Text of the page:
Around the same time every year, the University of North Florida gets a little bit dirty.
Hundreds of pounds of garbage are liberated from the campus waste system and rifled through by dozens of students.
The trashy work is for a good cause. The annual Garbage on the Green trash and recycling audit sheds some light on the garbage the University community throws away.
This year’s event took place in October and included 108 UNF student volunteers who sorted, weighed and even waded into campus refuse to determine how the University can better handle its trash. In addition, about 15 students from Atlantic Coast High School took time out from their school days to volunteer.
James Taylor, a coordinator from the University’s Environmental Center, said the event is an eye-opening exercise for students, faculty and staff alike because it educates the campus about ways to improve recycling habits and reduce trash and litter.
And the preservation of the natural habitat surrounding the campus is a major priority for an institution that has become nationally recognized for its abundance of trails, wetlands and beautiful natural vistas. This strong commitment to the environment has been awarded and acknowledged by multiple national college ranking agencies, such as the Princeton Review, which featured UNF in its 2012 Guide to 322 Green Colleges. Additionally, UNF was ranked in the top 100 “Coolest Schools” by the Sierra magazine, the award-winning magazine of the Sierra Club, America’s largest and most influential grassroots environmental organization, for its “green” endeavors on campus.
Taylor said the Garbage on the Green event serves as a wake-up call for University community members who might have grown complacent about their disposal habits. From 2007 to 2011, almost 3,500 pounds of waste from campus trash and recycling containers has been sorted, measured and catalogued by volunteers. Of that total, about 820 pounds came from recycling containers, which indicates a 24 percent diversion rate for the campus. The diversion rate is the amount of waste diverted from landfills and other traditional disposal methods by recycling, reuse or composting. The State of Florida currently has a goal to reach a 75 percent diversion rate by 2020, and UNF is striving to reach that total as well.
This year’s event kicked off with an early morning cleanup of litter on campus followed by the waste audit, a systematic study of the trash that is tossed. This analysis will be used to help determine best practices to improve waste reduction programs and recover resources that would normally go to the landfill. Volunteers also handed out about 450 t-shirts made from recycled plastic bottles.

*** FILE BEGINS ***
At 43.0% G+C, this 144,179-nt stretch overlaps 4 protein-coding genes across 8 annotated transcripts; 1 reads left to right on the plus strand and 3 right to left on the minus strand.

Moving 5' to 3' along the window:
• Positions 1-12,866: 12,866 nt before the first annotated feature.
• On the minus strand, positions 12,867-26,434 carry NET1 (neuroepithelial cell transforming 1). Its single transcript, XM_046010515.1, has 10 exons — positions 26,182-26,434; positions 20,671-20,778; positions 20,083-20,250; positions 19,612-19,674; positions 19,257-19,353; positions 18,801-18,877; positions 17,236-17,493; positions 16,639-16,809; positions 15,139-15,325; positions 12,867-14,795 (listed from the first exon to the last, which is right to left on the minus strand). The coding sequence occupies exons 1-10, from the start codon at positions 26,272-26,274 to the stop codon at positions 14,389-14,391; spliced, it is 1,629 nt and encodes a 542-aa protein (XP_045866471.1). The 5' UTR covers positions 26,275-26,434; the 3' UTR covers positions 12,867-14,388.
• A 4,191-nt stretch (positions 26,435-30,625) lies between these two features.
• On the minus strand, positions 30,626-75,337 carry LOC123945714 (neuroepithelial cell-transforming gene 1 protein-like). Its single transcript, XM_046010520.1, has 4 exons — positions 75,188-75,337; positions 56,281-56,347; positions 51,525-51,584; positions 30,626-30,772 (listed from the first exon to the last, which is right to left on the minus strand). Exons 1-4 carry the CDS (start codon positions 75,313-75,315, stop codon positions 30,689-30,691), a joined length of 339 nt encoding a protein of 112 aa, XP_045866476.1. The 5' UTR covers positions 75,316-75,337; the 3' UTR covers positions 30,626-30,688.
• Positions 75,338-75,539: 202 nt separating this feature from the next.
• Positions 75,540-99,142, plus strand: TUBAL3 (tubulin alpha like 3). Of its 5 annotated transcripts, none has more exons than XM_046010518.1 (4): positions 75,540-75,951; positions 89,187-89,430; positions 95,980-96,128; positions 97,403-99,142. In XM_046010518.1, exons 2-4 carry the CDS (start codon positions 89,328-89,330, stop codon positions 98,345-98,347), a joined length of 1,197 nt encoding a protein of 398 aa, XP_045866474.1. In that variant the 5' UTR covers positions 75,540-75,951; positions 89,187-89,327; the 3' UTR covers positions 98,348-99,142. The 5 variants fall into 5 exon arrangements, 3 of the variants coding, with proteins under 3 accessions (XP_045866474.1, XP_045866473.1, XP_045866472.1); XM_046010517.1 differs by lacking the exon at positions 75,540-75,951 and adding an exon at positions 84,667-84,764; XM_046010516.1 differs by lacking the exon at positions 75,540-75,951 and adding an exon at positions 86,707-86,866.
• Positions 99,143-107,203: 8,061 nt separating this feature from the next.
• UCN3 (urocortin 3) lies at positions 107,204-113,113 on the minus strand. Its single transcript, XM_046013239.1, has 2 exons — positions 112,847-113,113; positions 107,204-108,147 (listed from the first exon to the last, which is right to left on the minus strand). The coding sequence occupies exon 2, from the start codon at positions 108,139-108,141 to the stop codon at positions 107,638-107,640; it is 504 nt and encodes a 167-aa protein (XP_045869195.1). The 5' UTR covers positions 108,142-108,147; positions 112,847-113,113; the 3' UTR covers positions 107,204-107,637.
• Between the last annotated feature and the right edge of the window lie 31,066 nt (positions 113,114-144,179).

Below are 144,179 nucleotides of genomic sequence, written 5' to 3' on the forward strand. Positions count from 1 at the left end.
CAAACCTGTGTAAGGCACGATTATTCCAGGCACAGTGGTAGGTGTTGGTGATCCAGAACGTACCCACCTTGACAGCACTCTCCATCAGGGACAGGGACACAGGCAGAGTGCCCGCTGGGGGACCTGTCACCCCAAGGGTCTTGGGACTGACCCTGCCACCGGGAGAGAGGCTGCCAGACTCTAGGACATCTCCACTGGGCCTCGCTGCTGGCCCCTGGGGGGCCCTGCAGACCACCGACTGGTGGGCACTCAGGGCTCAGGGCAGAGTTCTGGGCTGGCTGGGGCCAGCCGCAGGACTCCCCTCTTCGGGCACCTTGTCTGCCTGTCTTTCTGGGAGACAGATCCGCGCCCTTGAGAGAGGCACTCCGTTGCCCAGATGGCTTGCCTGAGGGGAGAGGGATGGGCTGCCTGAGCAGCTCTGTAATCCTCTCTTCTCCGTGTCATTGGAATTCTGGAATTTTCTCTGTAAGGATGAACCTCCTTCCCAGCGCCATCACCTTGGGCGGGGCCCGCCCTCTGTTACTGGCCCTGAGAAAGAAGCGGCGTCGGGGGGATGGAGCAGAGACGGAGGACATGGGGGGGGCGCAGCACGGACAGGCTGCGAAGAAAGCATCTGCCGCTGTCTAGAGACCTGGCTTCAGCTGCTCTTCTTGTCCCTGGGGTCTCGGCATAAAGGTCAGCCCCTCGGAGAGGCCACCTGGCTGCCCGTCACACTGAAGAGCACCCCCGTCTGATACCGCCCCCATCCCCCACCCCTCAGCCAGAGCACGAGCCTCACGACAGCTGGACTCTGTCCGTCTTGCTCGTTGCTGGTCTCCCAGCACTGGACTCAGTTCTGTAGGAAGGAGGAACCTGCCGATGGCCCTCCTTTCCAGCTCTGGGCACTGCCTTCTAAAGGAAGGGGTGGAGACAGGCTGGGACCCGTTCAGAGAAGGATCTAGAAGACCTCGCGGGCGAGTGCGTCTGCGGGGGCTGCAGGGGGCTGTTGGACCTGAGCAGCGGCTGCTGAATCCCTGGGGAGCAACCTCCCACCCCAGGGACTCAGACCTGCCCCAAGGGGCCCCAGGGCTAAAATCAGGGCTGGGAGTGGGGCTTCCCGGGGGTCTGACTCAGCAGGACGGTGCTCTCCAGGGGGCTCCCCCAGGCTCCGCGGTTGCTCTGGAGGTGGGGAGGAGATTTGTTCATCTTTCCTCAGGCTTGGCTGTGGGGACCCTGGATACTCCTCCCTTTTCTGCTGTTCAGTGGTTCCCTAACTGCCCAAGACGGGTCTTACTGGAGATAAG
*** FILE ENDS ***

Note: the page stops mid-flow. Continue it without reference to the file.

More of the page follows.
Despite the alliterative name, the sixth annual Garbage on the Green actually took place just off the Student Union Osprey Plaza. The location was moved a few years back from the Green to siphon off some of the strong student foot traffic near the Student Union.
Abdub Jirmo, a senior political science major and student assistant for the Environmental Center, said the event puts things in perspective for people who are somewhat disconnected from the trash disposal process.
“A lot of us just toss things out and don’t think about the consequences, “ he said. “After this, I don’t think people would throw away some of these easily recyclable items.”
Taylor said the event is coordinated by the Environmental Center with support from Physical Facilities and Southland Waste, which is the event’s contracted waste hauler. The company also provides additional funding for the event.
Dr. Radha Pyati, director of the Environmental Center, said there are still many widespread misconceptions about recycling, and Garbage on the Green is positioned to spark informed dialogue on campus. For UNF, recycling means less money spent on transporting items to the landfill, which is far more expensive than reusing or recycling. Also, the trash audit is a dynamic way of combining a few of UNF’s key missions — supporting green initiatives and providing hands-on learning experiences to the community.
“The University has a moral commitment to protecting the environment,” she said. “This is outlined as one of the University's core values, and Garbage on the Green reflects that.”